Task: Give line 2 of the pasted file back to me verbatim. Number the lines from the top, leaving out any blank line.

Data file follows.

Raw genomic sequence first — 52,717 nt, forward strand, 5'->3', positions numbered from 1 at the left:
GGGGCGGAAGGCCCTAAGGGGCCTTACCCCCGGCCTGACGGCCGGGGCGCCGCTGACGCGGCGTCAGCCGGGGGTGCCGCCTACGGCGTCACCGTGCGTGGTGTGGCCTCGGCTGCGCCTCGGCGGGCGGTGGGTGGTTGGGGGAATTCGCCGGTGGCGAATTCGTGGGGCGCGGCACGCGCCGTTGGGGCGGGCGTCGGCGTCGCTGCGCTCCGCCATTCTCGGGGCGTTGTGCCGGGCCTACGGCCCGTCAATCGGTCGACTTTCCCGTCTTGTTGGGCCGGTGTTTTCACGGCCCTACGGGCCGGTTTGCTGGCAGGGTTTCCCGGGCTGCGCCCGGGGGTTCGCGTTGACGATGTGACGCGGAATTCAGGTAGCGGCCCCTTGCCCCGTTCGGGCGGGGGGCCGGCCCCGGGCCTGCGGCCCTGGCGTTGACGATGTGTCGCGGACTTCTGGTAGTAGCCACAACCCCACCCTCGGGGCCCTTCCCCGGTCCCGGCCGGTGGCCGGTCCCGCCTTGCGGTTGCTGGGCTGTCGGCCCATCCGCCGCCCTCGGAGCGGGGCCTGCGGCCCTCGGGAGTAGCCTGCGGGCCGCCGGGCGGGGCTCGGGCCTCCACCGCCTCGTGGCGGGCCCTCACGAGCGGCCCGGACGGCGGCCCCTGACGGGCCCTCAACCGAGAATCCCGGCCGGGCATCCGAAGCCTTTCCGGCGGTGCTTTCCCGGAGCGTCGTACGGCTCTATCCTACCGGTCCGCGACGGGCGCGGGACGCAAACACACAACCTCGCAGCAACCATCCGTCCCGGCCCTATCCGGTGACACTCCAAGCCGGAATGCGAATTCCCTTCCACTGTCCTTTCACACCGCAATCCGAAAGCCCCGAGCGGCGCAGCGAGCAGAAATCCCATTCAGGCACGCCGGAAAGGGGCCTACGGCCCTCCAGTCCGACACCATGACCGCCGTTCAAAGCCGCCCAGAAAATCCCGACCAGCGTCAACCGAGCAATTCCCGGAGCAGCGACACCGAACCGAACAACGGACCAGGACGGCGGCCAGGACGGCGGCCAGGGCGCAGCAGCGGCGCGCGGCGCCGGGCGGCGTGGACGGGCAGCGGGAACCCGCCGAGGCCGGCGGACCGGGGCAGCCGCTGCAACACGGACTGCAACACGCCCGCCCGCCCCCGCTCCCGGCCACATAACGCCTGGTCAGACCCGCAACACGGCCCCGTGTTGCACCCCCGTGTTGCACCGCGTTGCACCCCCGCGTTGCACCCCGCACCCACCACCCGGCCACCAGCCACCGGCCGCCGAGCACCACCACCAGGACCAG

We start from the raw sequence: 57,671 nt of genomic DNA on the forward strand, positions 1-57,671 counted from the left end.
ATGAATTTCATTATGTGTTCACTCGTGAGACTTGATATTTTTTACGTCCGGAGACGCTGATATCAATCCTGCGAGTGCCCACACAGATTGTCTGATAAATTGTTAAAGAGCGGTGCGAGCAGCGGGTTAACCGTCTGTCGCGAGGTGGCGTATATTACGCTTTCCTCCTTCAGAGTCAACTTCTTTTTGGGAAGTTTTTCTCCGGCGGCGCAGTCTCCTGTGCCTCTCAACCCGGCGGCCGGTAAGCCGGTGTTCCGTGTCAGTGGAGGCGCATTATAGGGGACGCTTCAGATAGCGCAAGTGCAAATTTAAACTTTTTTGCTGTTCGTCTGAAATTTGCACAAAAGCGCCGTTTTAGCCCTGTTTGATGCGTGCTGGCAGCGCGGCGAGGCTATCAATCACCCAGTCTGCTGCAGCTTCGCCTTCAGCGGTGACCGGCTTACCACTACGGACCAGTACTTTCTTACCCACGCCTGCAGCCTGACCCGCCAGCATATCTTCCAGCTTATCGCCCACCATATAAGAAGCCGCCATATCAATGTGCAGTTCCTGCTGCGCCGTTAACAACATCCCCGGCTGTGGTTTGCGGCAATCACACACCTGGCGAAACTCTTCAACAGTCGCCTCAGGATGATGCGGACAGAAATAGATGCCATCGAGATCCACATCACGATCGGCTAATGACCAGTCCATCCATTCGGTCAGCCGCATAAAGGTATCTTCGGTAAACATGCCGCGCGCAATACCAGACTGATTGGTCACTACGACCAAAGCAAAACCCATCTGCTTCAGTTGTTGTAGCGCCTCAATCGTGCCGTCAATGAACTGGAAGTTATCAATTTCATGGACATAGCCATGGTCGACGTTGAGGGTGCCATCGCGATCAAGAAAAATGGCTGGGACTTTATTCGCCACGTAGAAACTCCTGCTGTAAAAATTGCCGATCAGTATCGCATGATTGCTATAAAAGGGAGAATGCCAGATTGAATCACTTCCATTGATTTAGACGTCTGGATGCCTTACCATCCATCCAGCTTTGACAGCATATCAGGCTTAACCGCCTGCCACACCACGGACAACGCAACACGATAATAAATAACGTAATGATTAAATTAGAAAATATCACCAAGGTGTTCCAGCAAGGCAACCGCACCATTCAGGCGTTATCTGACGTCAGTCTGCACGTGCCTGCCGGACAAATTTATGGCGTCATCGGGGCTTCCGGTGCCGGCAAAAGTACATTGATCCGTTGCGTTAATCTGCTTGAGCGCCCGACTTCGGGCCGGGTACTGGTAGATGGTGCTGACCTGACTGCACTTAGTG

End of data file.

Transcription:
GGGGCGGAAGGCCCTAAGGGGCCTTACCCCCGGCCTGACGGCCGGGGCGCCGCTGACGCGGCGTCAGCCGGGGGTGCCGCCTACGGCGTCACCGTGCGTGGTGTGGCCTCGGCTGCGCCTCGGCGGGCGGTGGGTGGTTGGGGGAATTCGCCGGTGGCGAATTCGTGGGGCGCGGCACGCGCCGTTGGGGCGGGCGTCGGCGTCGCTGCGCTCCGCCATTCTCGGGGCGTTGTGCCGGGCCTACGGCCCGTCAATCGGTCGACTTTCCCGTCTTGTTGGGCCGGTGTTTTCACGGCCCTACGGGCCGGTTTGCTGGCAGGGTTTCCCGGGCTGCGCCCGGGGGTTCGCGTTGACGATGTGACGCGGAATTCAGGTAGCGGCCCCTTGCCCCGTTCGGGCGGGGGGCCGGCCCCGGGCCTGCGGCCCTGGCGTTGACGATGTGTCGCGGACTTCTGGTAGTAGCCACAACCCCACCCTCGGGGCCCTTCCCCGGTCCCGGCCGGTGGCCGGTCCCGCCTTGCGGTTGCTGGGCTGTCGGCCCATCCGCCGCCCTCGGAGCGGGGCCTGCGGCCCTCGGGAGTAGCCTGCGGGCCGCCGGGCGGGGCTCGGGCCTCCACCGCCTCGTGGCGGGCCCTCACGAGCGGCCCGGACGGCGGCCCCTGACGGGCCCTCAACCGAGAATCCCGGCCGGGCATCCGAAGCCTTTCCGGCGGTGCTTTCCCGGAGCGTCGTACGGCTCTATCCTACCGGTCCGCGACGGGCGCGGGACGCAAACACACAACCTCGCAGCAACCATCCGTCCCGGCCCTATCCGGTGACACTCCAAGCCGGAATGCGAATTCCCTTCCACTGTCCTTTCACACCGCAATCCGAAAGCCCCGAGCGGCGCAGCGAGCAGAAATCCCATTCAGGCACGCCGGAAAGGGGCCTACGGCCCTCCAGTCCGACACCATGACCGCCGTTCAAAGCCGCCCAGAAAATCCCGACCAGCGTCAACCGAGCAATTCCCGGAGCAGCGACACCGAACCGAACAACGGACCAGGACGGCGGCCAGGACGGCGGCCAGGGCGCAGCAGCGGCGCGCGGCGCCGGGCGGCGTGGACGGGCAGCGGGAACCCGCCGAGGCCGGCGGACCGGGGCAGCCGCTGCAACACGGACTGCAACACGCCCGCCCGCCCCCGCTCCCGGCCACATAACGCCTGGTCAGACCCGCAACACGGCCCCGTGTTGCACCCCCGTGTTGCACCGCGTTGCACCCCCGCGTTGCACCCCGCACCCACCACCCGGCCACCAGCCACCGGCCGCCGAGCACCACCACCAGGACCAG